With the dust settling after the initial NFL free-agent commotion, the Texans’ plans for next season have become much clearer. More than a week and a half in, most of the big-name players have signed and very few options remain on the market for an impact player. The Texans have approached free agency by … doing essentially nothing. Houston let several starters walk, and the Texans are the only franchise which didn’t sign any free agents from another team.
Let’s look at what’s happened so far, and what it means for what the team needs to do in the draft and beyond.
Gone from the Team
- Brock Osweiler, QB (traded to Cleveland)
- A.J. Bouye, CB (signed by Jacksonville: 5 years, $67M, $26M guaranteed)
- John Simon, OLB (signed by Indianapolis: 3 years, $13.5M, $5.5M guaranteed)
- Quinton Demps, SS (signed by Chicago: 3 years, $13.5M, $5M guaranteed)
- Oday Aboushi, G (signed by Seattle: 1 year, terms not disclosed)
While most people expected the Texans’ offseason drama to primarily surround A.J. Bouye, the Texans upended the table by dealing away Brock Osweiler to the Browns for a net loss in draft picks, just to get his contract off the books and get him out of the locker room. I’ve written on that already; what it really means is that the Texans almost certainly have to add a big name or a big draft selection at quarterback. The coaches say they’re comfortable with Tom Savage, but I’m not buying it, and it would needlessly hold this team back not to try to find a better starter.
In the end, the team did not retain A.J. Bouye, as his asking price was too high. While it’s a disappointing loss, it’s not one that may hurt the team too badly; Johnathan Joseph and Kareem Jackson are coming back, and a now-healthy Kevin Johnson should step into Bouye’s starting position. Joseph will be 33 and they’ll want a long-term replacement for him, so I wouldn’t be surprised if they pick up a cornerback at some point in the draft. (And as a bonus, Bouye’s contract should be large enough to net the Texans a third-round compensatory pick in 2018.)
Simon and Demps were both starters as well. They weren’t major players, but they played well enough, and it’s a little surprising the Texans didn’t try harder to retain one of them. Letting Demps walk was understandable: He’s a journeyman who happened to play well in a starting role this season, at an age where he may not have much football left. Chicago paid a bigger price than I would have. Simon, on the other hand, is young enough that he could have been a valuable contributor for the future. I’m not sure what’s going on there, unless the team plans to move Clowney to his spot full-time with J.J. Watt expected to return. They might address that outside linebacker position in the draft; they will definitely address safety, and likely no later than day two.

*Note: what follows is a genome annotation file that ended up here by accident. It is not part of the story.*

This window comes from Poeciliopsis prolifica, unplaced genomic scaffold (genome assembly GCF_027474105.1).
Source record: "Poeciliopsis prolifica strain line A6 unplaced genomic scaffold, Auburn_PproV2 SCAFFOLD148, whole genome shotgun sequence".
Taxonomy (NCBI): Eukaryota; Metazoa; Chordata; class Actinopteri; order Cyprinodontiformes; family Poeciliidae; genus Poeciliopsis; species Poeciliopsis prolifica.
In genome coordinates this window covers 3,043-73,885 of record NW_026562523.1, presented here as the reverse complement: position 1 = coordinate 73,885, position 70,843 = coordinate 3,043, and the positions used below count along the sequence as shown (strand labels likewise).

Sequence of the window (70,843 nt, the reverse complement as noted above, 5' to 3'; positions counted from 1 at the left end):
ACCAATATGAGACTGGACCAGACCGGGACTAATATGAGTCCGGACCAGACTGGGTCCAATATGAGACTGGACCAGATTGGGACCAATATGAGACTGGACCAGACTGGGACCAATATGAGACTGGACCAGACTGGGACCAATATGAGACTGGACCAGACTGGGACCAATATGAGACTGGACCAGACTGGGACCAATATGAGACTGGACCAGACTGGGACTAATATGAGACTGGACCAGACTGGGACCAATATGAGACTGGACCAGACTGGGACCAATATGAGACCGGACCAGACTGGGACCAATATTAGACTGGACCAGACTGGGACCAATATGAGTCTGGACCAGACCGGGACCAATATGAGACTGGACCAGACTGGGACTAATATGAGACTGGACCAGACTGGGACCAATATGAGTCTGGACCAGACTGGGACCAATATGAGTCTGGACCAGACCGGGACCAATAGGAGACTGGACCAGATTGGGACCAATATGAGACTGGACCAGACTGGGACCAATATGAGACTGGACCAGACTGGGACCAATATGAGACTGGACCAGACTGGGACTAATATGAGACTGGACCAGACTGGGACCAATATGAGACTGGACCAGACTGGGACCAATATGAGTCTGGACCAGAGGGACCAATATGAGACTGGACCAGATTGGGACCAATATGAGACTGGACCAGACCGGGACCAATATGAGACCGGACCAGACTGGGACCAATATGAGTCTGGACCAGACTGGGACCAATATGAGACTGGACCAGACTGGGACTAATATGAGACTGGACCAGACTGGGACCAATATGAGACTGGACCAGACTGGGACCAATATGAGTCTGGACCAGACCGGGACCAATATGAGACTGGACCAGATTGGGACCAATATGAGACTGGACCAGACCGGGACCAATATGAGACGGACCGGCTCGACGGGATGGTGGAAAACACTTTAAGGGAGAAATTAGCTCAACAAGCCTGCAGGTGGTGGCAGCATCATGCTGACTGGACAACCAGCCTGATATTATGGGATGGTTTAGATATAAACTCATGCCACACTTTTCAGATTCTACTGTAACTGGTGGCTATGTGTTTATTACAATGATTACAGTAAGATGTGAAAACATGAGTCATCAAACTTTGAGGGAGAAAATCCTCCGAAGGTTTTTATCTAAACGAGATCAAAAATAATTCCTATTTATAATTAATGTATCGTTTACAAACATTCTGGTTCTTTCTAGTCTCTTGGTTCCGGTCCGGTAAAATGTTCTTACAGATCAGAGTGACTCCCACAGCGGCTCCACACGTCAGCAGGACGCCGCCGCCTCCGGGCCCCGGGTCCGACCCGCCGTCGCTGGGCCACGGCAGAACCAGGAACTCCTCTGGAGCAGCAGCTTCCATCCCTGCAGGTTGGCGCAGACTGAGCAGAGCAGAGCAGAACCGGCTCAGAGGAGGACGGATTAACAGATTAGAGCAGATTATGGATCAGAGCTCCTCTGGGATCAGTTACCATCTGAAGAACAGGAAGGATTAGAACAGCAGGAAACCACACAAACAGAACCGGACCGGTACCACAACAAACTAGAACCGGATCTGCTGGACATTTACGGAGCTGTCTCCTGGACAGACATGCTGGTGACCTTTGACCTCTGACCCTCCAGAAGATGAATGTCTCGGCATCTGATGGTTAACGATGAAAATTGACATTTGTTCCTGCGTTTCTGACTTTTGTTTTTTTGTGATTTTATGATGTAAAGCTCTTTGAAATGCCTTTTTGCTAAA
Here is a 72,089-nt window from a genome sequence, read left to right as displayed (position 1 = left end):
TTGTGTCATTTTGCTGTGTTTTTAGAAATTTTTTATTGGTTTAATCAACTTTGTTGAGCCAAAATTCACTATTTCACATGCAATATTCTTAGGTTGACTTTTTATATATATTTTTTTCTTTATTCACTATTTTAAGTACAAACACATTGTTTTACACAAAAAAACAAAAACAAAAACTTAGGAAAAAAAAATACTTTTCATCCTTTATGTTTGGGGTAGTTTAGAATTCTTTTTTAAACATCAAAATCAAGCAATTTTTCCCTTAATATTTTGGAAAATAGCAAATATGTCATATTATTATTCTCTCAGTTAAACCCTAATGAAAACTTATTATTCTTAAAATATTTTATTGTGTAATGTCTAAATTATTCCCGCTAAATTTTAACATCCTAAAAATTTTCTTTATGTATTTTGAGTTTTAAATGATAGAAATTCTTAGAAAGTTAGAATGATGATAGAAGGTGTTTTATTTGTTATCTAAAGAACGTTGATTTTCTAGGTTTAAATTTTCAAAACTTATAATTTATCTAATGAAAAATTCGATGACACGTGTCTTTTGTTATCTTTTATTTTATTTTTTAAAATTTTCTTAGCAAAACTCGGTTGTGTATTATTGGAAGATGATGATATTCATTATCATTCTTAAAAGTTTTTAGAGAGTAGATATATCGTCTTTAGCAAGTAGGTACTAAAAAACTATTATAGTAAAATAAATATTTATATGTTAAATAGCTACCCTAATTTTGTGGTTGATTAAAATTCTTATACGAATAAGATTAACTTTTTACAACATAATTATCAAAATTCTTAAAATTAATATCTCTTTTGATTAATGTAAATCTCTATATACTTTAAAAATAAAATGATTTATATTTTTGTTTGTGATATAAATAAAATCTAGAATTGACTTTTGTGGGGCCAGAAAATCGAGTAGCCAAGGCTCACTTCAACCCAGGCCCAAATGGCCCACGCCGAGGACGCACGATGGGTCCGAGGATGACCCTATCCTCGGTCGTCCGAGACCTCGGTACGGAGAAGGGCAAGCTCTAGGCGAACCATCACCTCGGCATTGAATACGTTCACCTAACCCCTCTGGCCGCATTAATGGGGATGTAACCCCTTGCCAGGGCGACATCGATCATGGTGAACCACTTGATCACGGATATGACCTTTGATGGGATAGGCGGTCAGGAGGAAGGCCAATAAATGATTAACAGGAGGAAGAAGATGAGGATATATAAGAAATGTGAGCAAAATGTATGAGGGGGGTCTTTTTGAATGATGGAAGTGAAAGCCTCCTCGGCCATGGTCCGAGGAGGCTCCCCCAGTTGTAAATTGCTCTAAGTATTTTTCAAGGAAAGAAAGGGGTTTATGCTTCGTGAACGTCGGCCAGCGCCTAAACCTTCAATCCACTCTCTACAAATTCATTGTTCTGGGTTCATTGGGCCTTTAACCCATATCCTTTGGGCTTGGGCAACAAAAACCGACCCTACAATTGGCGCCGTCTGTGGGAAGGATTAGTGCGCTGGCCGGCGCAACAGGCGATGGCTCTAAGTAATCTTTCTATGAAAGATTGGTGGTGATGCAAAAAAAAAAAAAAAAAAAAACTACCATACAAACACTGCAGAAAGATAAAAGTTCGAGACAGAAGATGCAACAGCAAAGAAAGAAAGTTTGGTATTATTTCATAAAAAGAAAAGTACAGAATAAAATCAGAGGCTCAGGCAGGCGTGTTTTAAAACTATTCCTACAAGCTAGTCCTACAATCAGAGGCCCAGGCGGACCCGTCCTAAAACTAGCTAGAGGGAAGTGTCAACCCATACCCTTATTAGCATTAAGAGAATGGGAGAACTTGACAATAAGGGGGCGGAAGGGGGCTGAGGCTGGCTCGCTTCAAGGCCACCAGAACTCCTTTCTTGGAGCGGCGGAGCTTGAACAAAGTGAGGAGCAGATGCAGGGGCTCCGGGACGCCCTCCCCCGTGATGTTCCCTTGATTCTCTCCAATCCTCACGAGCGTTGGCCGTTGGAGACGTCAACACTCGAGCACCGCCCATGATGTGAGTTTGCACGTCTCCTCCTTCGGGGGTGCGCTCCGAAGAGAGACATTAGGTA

Aboushi was a backup, but played well enough in a few starts late in the year that it seemed the team might make an effort to bring him back. They didn’t, though. Greg Mancz played well enough at center that if Nick Martin comes back healthy, he might push Xavier Su’a-Filo or Jeff Allen for one of the starting guard positions, instead. Either way, the Texans likely felt comfortable enough about their interior line depth that Aboushi wasn’t seen as necessary.
- Ryan Griffin, TE (3 years, $9M, $3,225,000 guaranteed)
Just like last year, the Texans will come back with C.J. Fiedorowicz, Ryan Griffin, and Stephen Anderson as their tight ends. I might have thought they’d let Griffin go to clear more playing time for Anderson, but it seems Bill O’Brien wants to continue to run two tight-end sets on a regular basis. Griffin is serviceable and this contract is fine.
Unsigned Free Agents
- Akeem Dent, ILB, 29
- Antonio Smith, DE, 35
- Vince Wilfork, DT, 35
- Devon Still, DT, 28
- Jonathan Grimes, RB, 27
- Don Jones, FS, 27
- David Quessenberry, OT, 27
The Texans have some remaining unsigned free agents, but none of them are serious impact players. Akeem Dent might be the most intriguing player to bring back on special teams. Wilfork is expected to retire, and Smith probably will, too. It’s unclear whether the other players have substantial value to the team at this point. Grimes would likely be no higher than fifth on the depth chart, Still only played a handful of snaps, and it’s unclear at this point in David Quessenberry’s recovery from cancer whether he’ll ever take the field again.
Next time, we’ll take a closer look at how these roster moves might shape the Texans’ draft plans, through a mock draft.